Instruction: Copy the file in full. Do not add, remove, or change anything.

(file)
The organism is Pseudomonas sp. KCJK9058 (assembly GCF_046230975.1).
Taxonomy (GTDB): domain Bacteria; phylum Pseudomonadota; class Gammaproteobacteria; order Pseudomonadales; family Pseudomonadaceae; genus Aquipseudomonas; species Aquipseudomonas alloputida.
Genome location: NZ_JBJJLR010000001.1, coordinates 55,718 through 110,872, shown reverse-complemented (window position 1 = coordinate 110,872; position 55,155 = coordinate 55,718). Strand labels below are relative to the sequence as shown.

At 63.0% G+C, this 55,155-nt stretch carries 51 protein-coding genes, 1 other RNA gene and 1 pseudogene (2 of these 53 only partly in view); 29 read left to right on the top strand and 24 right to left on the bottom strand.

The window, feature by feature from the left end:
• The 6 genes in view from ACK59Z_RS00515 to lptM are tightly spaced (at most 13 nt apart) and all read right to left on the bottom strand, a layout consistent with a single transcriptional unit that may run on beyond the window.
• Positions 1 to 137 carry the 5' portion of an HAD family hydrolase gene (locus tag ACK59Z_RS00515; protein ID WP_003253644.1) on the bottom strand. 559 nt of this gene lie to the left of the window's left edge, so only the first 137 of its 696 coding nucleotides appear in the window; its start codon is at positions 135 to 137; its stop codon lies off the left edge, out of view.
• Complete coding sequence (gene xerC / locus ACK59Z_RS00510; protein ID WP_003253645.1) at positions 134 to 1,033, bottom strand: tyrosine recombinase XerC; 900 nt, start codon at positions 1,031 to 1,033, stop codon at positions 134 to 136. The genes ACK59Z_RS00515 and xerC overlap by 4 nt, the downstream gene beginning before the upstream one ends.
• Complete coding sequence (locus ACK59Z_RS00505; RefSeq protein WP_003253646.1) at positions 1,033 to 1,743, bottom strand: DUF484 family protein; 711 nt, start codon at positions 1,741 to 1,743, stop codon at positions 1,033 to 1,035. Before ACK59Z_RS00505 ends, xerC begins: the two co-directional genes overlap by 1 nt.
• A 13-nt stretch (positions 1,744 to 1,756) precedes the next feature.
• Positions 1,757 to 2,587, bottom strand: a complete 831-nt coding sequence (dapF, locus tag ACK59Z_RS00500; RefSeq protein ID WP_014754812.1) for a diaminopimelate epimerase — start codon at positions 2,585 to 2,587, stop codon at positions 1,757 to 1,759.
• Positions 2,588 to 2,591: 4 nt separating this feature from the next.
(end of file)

The organism is Pseudomonas sp. KCJK9058 (assembly GCF_046230975.1).
Taxonomy (GTDB): domain Bacteria; phylum Pseudomonadota; class Gammaproteobacteria; order Pseudomonadales; family Pseudomonadaceae; genus Aquipseudomonas; species Aquipseudomonas alloputida.
Genome location: NZ_JBJJLR010000001.1, coordinates 55,718 through 110,872, shown reverse-complemented (window position 1 = coordinate 110,872; position 55,155 = coordinate 55,718). Strand labels below are relative to the sequence as shown.

At 63.0% G+C, this 55,155-nt stretch carries 51 protein-coding genes, 1 other RNA gene and 1 pseudogene (2 of these 53 only partly in view); 29 read left to right on the top strand and 24 right to left on the bottom strand.

The window, feature by feature from the left end:
• The 6 genes in view from ACK59Z_RS00515 to lptM are tightly spaced (at most 13 nt apart) and all read right to left on the bottom strand, a layout consistent with a single transcriptional unit that may run on beyond the window.
• Positions 1 to 137 carry the 5' portion of an HAD family hydrolase gene (locus tag ACK59Z_RS00515; protein ID WP_003253644.1) on the bottom strand. 559 nt of this gene lie to the left of the window's left edge, so only the first 137 of its 696 coding nucleotides appear in the window; its start codon is at positions 135 to 137; its stop codon lies off the left edge, out of view.
• Complete coding sequence (gene xerC / locus ACK59Z_RS00510; protein ID WP_003253645.1) at positions 134 to 1,033, bottom strand: tyrosine recombinase XerC; 900 nt, start codon at positions 1,031 to 1,033, stop codon at positions 134 to 136. The genes ACK59Z_RS00515 and xerC overlap by 4 nt, the downstream gene beginning before the upstream one ends.
• Complete coding sequence (locus ACK59Z_RS00505; RefSeq protein WP_003253646.1) at positions 1,033 to 1,743, bottom strand: DUF484 family protein; 711 nt, start codon at positions 1,741 to 1,743, stop codon at positions 1,033 to 1,035. Before ACK59Z_RS00505 ends, xerC begins: the two co-directional genes overlap by 1 nt.
• A 13-nt stretch (positions 1,744 to 1,756) precedes the next feature.
• Positions 1,757 to 2,587, bottom strand: a complete 831-nt coding sequence (dapF, locus tag ACK59Z_RS00500; RefSeq protein ID WP_014754812.1) for a diaminopimelate epimerase — start codon at positions 2,585 to 2,587, stop codon at positions 1,757 to 1,759.
• Positions 2,588 to 2,591: 4 nt separating this feature from the next.